Or, on Jerry Falwell, in surprisingly gentle tones: "Jerry came down here to see me in his plane. He said, 'Billy, you stay out of the Moral Majority. You keep doing what you're doing and I'll stay in what I'm doing.' Actually, I think he sincerely felt I was doing more for the kingdom of God with my own work. I think that's what he was trying to tell me."
What would one call such yin-and-yang tension, such apparent and admirable capacity for self-revision? Maybe you could call it the sanctifying of Billy Graham.
He is remarkably handsome in person, and he knows it. In his youth, before the Call, and even after it, he was known to have a discerning eye for females, a sort of Carolina-styled Hot Rod Lincoln who kept trying to get home every night before midnight because he had to get up at 3 a.m. to milk his daddy's cows. His father had 100 head -- Holsteins, Guernseys, Jerseys, and even now the old milker, fastest in the county, everybody says, can tell you the difference. "Been a long time since I've had a pail in my hands."
Billy's father, Frank Graham, was a deep Christian who felt he had committed "the unpardonable sin." He didn't know what that sin was, it was just a feeling. "I never even heard him use a slang word."
"I hear your father was a raconteur."
"I'm afraid I don't know the meaning of that word," he says artlessly.
Billy has one brother, Melvin Graham. Melvin used to farm but now dabbles in real estate around Charlotte. He, too, believes, but his life went another way. He is a more rural version of his brother, likable and easy, not exactly Billy Carter to Jimmy but maybe not all that far away either. "You can't hardly get him in a car," says his elder brother. "All he drives are pickups. Course his wife drives a Lincoln Continental." In 1975 Melvin underwent brain surgery. Just before they wheeled him into surgery, Billy leaned down over his face and whispered, "Melvin -- I just want you to know. I love you."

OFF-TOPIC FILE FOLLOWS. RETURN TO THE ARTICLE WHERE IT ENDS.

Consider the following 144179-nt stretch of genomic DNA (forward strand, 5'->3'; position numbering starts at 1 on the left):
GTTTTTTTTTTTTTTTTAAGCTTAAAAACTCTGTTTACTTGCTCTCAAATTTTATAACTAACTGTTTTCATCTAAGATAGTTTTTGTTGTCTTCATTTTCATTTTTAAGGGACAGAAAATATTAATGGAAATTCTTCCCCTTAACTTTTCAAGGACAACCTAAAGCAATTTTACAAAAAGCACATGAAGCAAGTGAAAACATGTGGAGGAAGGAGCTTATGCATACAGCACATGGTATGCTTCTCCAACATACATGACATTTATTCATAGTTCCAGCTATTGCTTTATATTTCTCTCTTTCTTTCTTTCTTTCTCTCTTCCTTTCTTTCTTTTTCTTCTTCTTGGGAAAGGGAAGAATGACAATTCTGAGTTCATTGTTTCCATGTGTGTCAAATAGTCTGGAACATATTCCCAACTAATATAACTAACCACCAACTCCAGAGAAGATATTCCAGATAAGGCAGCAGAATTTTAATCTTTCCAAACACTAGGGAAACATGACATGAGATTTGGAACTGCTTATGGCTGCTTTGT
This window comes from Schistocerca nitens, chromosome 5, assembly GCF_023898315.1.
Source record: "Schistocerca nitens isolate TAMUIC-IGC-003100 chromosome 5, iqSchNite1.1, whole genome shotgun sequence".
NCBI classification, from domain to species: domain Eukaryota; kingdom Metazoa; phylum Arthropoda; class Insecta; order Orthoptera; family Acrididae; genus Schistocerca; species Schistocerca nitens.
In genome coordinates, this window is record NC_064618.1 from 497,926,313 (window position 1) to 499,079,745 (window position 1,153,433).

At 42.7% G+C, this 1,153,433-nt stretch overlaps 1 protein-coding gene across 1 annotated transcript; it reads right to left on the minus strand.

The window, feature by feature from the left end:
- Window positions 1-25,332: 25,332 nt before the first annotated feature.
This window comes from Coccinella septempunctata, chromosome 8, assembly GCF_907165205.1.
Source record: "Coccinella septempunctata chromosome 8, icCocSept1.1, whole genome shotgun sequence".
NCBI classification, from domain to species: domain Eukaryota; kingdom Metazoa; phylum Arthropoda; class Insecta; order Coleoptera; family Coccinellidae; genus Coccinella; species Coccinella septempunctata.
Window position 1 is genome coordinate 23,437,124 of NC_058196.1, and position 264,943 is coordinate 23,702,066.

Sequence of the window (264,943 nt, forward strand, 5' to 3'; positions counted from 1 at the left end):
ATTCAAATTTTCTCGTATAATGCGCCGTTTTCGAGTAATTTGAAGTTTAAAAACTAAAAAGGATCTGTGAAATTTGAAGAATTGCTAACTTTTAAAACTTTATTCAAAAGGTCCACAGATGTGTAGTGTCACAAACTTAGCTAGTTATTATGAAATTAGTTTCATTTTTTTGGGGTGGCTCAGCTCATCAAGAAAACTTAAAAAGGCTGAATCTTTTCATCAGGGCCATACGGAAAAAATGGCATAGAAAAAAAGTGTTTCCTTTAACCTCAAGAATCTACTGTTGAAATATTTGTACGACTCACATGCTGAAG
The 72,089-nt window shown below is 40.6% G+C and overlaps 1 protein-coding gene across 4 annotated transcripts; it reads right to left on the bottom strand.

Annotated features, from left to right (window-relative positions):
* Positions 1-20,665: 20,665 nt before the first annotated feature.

Billy Graham is married to Ruth Bell Graham. They met when they were both students at Wheaton College in Illinois. Ruth, a small, alive woman in a dress of plain fabric, designed the Graham house 30 years ago. She scoured the mountainsides for old log cabins, and what she and her husband have now created, on a large scale, looks like something out of pioneer America. "If I had to pay more than $50 for a log cabin, I felt I was rooked," says Ruth.
Their yard is bordered by lilacs and forsythia and split-rail fences. "I love forsythia," he says. "My mother had forsythia."
Maybe it should be noted here that there is cause for an insistence on privacy. When the family lived down the mountain, the tour buses came nonstop. Billy's converted would come up on the porch like locusts to bribe his children for pictures. (There are five Graham children, all grown now; the youngest, Ned, is in ministry school in Seattle.) There has long been a kind of protective wall around Billy Graham. Few reporters ever get to talk to him alone. His aides have been known to tape-record his interviews. Biographers of the family have found all sorts of subtle and not-so-subtle pressures on them from people in the Graham organization.
According to southern author Marshall Frady, who wrote a knock-dead unauthorized biography of Graham several years ago, the Florida Bible Institute was pitched at the edge of a Tampa golf course and was a "fundamentalist lyceum established in what resembled the vaguely tawdry government buildings of some minor tropical republic, beside a swamp river of hyacinths and palmettos." On weekends the student preachers worked Tampa street corners like characters out of a Flannery O'Connor story. Billy Graham's long battle with insomnia probably dates from this period: He'd come back to school so jacked up, he couldn't even eat.